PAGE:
With Spring inching more towards Summer, producers will soon be finished getting this year’s crop in the ground and will begin shifting their focus towards harvest. However, getting that crop to harvest successfully depends on mother nature which, has already given many farmers and producers a wild ride so far this year.
“What we’ve seen is that the temperatures have been above normal, and a lot of that has to do with how warm February was,” says Pam Knox, Agricultural Climatologist with UGA Extension. “You might remember February was really far above normal. Everything was blooming early, and it caused problems later for the fruit farmers, because then we went into a cooler period in March where we had a couple of frosts, and that really caused some problems, especially peaches, but some with blueberries as well. Precipitation wise, most of the state has gotten a decent amount of precipitation. Probably the driest part of the state right now is the southwest part.”
According to Knox, the southeast has been in what’s called a la nina weather pattern the last three years; meaning conditions have been warmer and drier, however, all indications suggest that we’re currently transitioning into cooler and wetter conditions known as an el nino – at this point it’s just a waiting game to see when those conditions will set in, which Knox believes will be this November.
“So, right now we’re in that period where we’re transitioning from a La Nina to an El Nino – we call those neutral conditions, that’s in between those two. In neutral conditions, there’s not a lot of predictability of what’s going to happen this year. It’s not necessarily likely that we’ll see a drought. It’s been dry this winter, so sometimes when you leave a La Nina, you can get drought, but we’ve been pretty wet. So, I don’t know that we’re going to see that this year which is probably a good thing for the farmers,” says Knox.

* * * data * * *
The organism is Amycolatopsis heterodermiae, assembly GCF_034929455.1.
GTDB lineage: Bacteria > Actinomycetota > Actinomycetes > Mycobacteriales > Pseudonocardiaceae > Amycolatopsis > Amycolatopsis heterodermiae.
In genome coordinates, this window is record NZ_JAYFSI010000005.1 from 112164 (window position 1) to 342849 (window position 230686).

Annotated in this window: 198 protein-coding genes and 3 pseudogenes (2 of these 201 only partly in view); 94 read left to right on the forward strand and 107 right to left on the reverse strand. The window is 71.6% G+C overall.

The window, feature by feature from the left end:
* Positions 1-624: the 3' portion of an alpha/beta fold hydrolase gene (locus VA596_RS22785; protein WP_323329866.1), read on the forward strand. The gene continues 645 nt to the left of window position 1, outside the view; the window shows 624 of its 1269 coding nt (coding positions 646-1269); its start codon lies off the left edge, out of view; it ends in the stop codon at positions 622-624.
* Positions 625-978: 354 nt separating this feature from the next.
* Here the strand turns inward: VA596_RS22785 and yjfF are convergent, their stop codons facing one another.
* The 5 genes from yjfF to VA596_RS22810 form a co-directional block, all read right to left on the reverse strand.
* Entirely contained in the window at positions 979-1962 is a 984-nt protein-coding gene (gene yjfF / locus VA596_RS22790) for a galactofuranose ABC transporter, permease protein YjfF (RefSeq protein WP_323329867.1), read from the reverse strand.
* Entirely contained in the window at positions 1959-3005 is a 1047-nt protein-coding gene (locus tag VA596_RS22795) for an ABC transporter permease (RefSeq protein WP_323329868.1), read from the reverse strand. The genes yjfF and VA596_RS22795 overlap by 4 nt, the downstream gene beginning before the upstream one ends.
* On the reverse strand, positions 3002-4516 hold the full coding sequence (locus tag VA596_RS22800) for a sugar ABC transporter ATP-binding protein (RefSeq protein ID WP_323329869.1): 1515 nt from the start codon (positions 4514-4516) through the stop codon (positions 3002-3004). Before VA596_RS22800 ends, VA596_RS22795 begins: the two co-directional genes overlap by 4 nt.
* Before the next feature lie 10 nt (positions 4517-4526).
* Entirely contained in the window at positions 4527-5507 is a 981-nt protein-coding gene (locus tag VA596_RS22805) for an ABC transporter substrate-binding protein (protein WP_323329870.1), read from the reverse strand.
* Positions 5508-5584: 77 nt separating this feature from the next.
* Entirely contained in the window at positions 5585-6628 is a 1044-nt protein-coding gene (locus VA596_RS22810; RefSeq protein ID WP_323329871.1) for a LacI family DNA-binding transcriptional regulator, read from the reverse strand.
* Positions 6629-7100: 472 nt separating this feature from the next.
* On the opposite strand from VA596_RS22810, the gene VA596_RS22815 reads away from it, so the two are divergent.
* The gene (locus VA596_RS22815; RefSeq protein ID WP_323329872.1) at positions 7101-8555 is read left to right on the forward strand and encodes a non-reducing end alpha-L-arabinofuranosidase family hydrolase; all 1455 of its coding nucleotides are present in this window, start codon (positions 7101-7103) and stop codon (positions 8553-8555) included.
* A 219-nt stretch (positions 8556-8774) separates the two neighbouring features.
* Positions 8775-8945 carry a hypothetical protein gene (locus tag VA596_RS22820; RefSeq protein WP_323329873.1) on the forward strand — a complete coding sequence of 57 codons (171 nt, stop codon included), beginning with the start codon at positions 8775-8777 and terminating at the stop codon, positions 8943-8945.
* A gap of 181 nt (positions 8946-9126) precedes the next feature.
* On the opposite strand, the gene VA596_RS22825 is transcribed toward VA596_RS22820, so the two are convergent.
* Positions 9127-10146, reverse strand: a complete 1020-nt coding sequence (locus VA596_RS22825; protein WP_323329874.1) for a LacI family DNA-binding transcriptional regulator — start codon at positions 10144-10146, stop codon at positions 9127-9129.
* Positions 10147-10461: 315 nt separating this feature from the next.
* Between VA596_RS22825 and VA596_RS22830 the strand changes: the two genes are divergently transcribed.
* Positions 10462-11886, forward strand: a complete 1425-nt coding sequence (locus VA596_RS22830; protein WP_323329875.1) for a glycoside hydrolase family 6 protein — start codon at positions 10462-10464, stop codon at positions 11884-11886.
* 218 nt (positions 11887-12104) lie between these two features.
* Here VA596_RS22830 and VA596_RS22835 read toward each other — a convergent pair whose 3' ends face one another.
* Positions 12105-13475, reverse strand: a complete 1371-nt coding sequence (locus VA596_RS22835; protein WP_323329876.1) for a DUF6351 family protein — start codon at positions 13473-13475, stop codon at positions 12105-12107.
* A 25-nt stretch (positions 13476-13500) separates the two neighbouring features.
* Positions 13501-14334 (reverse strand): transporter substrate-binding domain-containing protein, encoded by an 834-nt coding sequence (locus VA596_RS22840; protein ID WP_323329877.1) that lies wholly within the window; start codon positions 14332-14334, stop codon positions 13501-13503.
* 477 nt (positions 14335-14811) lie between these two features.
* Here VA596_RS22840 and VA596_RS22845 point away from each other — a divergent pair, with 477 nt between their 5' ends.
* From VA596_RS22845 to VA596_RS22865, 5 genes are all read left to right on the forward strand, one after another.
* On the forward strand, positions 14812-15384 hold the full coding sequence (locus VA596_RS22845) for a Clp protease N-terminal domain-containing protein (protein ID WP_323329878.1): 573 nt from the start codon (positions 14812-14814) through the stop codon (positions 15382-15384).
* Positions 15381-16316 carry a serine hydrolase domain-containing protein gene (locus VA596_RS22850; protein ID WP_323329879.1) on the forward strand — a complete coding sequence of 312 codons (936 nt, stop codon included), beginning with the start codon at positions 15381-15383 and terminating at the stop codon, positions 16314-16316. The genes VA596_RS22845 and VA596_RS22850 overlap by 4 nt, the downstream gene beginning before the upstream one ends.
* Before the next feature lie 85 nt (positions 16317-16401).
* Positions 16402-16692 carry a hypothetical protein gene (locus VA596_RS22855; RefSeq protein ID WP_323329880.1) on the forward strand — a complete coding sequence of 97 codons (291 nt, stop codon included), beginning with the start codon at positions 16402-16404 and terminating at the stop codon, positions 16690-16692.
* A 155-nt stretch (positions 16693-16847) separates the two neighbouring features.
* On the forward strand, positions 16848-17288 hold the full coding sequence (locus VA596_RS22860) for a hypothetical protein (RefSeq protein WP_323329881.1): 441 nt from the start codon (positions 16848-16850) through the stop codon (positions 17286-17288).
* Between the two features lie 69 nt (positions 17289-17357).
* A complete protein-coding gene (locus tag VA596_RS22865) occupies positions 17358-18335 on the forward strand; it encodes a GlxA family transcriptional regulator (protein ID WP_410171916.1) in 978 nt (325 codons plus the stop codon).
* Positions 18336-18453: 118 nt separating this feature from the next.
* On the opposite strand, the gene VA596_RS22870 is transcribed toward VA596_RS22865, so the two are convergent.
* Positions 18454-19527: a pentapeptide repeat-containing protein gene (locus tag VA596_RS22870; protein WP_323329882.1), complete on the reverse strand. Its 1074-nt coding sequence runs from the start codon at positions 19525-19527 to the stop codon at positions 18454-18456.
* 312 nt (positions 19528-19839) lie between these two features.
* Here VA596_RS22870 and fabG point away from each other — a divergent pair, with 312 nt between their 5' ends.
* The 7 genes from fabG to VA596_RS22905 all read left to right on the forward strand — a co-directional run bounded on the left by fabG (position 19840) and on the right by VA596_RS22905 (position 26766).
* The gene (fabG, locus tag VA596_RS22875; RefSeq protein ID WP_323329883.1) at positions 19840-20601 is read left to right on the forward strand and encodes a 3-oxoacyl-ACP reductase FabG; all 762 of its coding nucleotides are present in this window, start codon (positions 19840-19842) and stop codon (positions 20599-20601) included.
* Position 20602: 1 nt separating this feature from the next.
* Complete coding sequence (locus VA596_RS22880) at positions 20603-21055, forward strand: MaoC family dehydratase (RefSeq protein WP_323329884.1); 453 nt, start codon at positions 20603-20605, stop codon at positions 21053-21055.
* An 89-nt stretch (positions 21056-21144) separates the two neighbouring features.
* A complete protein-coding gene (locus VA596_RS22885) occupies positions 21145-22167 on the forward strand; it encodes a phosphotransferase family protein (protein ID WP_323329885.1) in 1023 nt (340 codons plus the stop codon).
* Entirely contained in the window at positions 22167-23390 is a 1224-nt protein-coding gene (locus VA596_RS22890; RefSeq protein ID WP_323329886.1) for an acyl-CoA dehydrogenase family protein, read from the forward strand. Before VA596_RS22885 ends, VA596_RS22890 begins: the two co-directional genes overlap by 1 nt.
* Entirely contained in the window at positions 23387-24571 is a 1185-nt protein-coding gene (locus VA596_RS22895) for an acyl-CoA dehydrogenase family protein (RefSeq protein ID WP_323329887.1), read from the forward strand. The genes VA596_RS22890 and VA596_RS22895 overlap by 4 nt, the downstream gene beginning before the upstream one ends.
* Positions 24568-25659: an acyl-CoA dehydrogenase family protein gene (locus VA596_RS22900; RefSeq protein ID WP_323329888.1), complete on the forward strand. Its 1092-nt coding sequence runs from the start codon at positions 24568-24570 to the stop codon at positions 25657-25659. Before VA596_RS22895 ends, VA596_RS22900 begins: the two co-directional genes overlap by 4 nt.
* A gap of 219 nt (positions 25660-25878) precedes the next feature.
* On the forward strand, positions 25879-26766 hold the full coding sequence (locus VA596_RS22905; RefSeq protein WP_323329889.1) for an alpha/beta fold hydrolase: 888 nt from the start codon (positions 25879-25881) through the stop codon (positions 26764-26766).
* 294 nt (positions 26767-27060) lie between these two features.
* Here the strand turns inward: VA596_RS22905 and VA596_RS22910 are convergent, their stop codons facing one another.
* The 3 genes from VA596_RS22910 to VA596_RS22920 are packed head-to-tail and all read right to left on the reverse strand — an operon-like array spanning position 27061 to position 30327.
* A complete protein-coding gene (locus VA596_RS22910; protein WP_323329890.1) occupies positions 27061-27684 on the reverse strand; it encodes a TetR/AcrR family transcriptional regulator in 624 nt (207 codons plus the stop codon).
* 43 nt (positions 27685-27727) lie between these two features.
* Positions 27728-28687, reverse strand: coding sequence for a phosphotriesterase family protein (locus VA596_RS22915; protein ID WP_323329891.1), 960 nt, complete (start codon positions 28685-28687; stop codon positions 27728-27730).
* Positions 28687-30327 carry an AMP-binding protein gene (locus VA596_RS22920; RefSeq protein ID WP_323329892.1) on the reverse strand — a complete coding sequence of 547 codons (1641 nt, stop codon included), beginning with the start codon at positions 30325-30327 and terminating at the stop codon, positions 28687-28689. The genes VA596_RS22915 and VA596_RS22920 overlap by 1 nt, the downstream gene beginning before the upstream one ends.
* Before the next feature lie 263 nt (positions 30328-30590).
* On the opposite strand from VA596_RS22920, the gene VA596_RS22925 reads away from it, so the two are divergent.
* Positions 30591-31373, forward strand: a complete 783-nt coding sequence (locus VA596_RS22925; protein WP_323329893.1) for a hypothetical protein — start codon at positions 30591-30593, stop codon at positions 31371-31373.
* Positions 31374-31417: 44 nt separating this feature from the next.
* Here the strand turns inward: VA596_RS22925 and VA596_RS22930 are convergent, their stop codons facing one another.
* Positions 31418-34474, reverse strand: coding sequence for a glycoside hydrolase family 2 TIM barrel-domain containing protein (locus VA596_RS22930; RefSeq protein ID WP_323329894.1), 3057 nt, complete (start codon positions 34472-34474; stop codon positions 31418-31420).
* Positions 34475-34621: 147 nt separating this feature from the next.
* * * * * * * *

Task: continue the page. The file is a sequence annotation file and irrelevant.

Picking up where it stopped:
According to Knox however, one thing producers should consider as we enter those cooler and rainy conditions this Fall is the potential impact that it would have on getting their crops harvested.
“If El Nino comes on quickly, as most models predict it’s going to, we could see an early, wet fall, because that Jetstream could set up over Georgia by fall, which could cause problems for some harvests,” says Knox. “So, I think farmers are really going to have to be watching this fall to make sure that if there’s a window of dry weather, they’re out and making the most of it.”
Another consideration is the impact on the tropics. According to Knox, el nino weather patterns typically mean a less active tropical storm season, which could be both good and bad news for farmers, as storms can certainly damage their crops, but producers rely on the rain throughout the Summer.
“When we have an El Nino, we tend to have fewer storms. Now we can still have strong ones. You know, Hurricane Michael was in the beginning of an El Nino episode, so it only takes one, but we get a lot of our rain from, from tropical storms in the summer. So what that could mean is we could end up with pretty wet conditions, and maybe an early active tropical season early in the year before El Nino really sets up. And then later in the fall, once we get that stronger El Nino really going, we could see more rainy conditions and a less likelihood of having a tropical storm,” says Knox.
By: John Holcomb